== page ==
The talk of electrification circled around the SIAM annual convention as was the hot topic for the day. Manufacturers like Mahindra and Mahindra who have already ventured in electric vehicles are very happy with the move and have been filling government notified tenders to purchase electric vehicles. While others like Maruti Suzuki, Tata Motors, Hyundai Motor India still awaits a clear road map for electrification and some incentives to manufacture them at mass scale.
Guenter Butschek, CEO & MD, Tata Motors said “The industry understands and fully appreciates the regulatory and policy changes but what we seek today is a platform to ensure a well-orchestrated, collaborative and participative approach from the Government for a policy framework that enables and supports sustainable growth. Today, we live in a world of complexity and hence focus, speed of execution and quality of implementation across the ecosystem will be key to our success.”
Although the minister was bullish on the size and market of Indian auto industry and directly linked it to India’s GDP growth, he pointed out that as more vehicles are coming on road, the government will have to increase lanes of roads and highways to meet the demand which will cost the government about 80,000 crore. In its current form, India will not be able to handle the existing infrastructure and the auto industry along with the government should come up with a diversified solution. “We need to bring in qualitative reforms in the automobile sector and expand the scope of rural transportation while bringing in newer technologies and encourage electric vehicles,” Gadkari asserted.
Venu Srinivasan. Chairman, TVS Motor Company Limited was of the view that the GST and demonetisation will make a transparent economy.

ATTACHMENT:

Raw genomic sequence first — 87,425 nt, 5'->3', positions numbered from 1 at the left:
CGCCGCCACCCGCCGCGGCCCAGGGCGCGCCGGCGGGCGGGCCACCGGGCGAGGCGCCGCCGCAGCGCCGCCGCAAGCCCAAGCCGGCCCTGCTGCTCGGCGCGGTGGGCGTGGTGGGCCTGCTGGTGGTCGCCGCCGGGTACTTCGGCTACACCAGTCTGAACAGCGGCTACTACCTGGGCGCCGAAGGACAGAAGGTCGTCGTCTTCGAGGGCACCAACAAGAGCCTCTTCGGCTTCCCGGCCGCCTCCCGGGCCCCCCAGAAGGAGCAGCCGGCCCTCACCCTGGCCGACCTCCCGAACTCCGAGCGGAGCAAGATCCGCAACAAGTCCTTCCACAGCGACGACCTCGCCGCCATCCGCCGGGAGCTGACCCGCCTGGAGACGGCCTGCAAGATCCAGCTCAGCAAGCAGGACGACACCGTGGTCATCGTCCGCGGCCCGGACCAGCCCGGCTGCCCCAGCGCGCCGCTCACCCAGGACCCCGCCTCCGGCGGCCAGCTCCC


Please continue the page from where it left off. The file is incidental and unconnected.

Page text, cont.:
“The most important disruption is the electrification. It is something certainly going to happen by 2030 or 2040, I cannot say. But at least 30 per cent of the vehicle will be electric,” Srinivasan, an industry veteran apprised.
Dr. Abhay Firodia, chairman of the Force Motors Limited said that the government is closely monitoring the DNA of the manufacturing industry, especially the auto sector in India to ensure that it is as per the global standards.
“It is good that Indian automobile industry is taking up this challenge despite shocks in the past year. We had disruptions due to demonetisation last year. We have the GST now. We had transition to BS IV emission norms in an unplanned manner owing to which we suffered losses. We need a clear, firm policy guidelines concerning fuel, new technologies, and clean transport. This would ensure that the industry doesn’t suffer jerks and losses,” Dr. Firodia stated.
Kenichi Ayukawa, Treasurer, SIAM and Managing Director & CEO, Maruti Suzuki India Limited called India as a unique country where the auto industry offers a large scale employment. He, however, pointed out that there are some concerns like issues related to CO2 emissions, growing traffic, and accidents.
The event united the Indian automobile industry and the government allowed the industry representatives to take out its frustration and promises to work together to achieve a mutual goal of sustainable development.